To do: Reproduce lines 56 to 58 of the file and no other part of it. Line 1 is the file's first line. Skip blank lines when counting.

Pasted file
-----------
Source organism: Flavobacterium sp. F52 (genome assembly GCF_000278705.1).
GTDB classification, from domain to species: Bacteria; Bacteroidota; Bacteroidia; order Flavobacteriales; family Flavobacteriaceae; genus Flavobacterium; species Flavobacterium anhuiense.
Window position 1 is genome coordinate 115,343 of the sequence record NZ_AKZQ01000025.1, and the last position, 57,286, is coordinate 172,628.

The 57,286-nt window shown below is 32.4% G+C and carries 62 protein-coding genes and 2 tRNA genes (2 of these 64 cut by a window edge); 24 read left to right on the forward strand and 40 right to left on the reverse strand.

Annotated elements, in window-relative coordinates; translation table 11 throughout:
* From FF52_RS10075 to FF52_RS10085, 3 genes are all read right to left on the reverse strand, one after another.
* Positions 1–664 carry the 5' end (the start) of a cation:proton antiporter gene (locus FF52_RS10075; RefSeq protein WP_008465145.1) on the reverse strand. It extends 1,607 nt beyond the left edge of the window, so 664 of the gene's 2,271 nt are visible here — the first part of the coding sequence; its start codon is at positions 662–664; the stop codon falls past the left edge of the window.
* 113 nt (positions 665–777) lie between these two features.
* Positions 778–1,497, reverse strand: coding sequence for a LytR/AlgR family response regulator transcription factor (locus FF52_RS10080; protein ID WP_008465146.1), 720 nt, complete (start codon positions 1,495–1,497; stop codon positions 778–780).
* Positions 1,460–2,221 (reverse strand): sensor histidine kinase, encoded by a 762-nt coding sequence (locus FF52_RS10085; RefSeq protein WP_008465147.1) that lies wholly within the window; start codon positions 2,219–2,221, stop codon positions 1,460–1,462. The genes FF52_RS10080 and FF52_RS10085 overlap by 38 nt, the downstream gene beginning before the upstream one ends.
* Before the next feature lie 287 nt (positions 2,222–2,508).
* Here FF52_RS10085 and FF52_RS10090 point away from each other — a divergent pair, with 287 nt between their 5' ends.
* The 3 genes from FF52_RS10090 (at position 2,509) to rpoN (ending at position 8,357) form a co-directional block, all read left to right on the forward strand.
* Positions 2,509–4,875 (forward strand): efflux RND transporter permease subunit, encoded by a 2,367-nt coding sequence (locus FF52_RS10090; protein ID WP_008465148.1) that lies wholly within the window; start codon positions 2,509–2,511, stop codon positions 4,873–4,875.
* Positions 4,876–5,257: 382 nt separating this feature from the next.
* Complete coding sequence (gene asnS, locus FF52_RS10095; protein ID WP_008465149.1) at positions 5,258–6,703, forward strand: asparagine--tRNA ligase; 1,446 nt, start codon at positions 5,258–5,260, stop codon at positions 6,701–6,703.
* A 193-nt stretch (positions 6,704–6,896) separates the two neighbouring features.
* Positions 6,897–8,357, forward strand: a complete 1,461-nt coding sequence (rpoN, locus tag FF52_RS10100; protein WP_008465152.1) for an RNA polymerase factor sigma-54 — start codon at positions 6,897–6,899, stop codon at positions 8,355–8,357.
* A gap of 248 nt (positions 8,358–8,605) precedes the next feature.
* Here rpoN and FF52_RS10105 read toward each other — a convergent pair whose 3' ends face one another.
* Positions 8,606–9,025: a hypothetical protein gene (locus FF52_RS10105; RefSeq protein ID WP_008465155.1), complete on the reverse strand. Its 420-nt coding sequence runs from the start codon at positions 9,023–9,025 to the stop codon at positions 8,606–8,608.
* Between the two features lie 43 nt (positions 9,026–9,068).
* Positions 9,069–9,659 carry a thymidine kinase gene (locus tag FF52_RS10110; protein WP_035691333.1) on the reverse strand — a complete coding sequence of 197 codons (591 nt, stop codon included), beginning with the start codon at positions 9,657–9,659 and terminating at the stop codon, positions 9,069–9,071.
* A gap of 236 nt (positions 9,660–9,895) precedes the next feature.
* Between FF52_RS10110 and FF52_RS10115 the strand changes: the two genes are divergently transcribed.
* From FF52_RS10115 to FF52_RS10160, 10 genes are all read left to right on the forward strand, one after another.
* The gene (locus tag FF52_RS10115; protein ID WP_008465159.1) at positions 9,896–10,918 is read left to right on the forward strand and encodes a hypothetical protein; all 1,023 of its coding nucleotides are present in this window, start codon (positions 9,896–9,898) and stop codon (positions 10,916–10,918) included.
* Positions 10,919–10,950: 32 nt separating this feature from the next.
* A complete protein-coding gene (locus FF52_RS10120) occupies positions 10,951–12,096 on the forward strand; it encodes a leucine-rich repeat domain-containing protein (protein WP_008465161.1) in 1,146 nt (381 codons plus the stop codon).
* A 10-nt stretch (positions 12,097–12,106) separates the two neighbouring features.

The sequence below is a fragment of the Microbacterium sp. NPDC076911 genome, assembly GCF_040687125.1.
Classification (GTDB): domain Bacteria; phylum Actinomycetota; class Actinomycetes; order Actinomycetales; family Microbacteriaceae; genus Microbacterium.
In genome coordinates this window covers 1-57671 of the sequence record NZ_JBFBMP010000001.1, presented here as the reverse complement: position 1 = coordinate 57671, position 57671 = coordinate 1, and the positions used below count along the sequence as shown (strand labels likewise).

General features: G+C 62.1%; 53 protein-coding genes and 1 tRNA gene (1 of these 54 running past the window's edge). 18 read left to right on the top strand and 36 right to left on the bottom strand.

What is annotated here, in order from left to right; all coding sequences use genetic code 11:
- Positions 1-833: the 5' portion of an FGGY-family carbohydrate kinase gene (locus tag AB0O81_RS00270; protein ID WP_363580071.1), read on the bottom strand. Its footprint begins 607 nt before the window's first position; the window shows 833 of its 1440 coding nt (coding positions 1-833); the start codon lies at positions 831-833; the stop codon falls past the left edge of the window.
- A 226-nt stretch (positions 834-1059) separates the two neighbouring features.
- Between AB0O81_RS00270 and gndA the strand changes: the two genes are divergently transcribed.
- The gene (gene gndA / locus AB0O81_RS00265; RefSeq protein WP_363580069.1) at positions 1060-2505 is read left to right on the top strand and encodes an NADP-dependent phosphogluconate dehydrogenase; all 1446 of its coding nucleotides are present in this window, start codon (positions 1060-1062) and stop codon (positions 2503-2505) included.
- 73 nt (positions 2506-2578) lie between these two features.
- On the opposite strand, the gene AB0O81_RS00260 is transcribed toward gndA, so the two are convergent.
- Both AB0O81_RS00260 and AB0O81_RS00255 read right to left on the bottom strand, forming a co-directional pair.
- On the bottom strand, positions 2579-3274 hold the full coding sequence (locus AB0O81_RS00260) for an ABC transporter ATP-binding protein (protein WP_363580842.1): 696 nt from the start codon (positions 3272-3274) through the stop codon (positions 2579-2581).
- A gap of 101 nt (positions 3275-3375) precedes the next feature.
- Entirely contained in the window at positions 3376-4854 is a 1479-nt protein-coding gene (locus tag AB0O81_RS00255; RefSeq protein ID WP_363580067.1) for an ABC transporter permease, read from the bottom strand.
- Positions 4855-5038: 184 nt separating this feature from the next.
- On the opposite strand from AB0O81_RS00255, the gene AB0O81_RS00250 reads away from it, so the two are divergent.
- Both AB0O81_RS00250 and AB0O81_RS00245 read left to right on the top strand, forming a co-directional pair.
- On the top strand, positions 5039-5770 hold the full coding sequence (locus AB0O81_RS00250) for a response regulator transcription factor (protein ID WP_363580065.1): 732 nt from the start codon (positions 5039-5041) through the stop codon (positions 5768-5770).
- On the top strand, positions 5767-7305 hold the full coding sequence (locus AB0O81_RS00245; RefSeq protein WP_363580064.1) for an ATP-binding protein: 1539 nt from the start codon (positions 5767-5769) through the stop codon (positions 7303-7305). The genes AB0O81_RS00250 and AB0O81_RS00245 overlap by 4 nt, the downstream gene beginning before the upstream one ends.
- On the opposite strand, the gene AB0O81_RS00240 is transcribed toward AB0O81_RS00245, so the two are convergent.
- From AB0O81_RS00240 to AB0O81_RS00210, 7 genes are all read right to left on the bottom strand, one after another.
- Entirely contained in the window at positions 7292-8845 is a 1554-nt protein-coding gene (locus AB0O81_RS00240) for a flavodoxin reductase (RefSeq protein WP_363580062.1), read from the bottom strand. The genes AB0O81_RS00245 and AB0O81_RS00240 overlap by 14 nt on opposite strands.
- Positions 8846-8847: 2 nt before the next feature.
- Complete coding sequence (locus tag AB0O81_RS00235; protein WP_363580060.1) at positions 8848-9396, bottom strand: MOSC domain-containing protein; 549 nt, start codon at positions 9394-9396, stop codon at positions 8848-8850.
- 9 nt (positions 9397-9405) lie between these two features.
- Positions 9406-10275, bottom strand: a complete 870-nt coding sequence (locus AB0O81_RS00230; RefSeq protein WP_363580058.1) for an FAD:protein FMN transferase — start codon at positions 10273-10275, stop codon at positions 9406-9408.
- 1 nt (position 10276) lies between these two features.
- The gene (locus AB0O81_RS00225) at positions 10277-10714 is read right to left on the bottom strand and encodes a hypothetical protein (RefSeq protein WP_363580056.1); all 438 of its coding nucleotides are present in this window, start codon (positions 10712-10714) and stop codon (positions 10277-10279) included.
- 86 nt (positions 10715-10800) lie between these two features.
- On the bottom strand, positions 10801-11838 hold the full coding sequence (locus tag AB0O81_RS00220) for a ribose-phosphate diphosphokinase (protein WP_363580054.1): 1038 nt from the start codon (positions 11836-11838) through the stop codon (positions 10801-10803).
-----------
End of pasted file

- 9 nt (positions 9397-9405) lie between these two features.
- Positions 9406-10275, bottom strand: a complete 870-nt coding sequence (locus AB0O81_RS00230; RefSeq protein WP_363580058.1) for an FAD:protein FMN transferase — start codon at positions 10273-10275, stop codon at positions 9406-9408.
- 1 nt (position 10276) lies between these two features.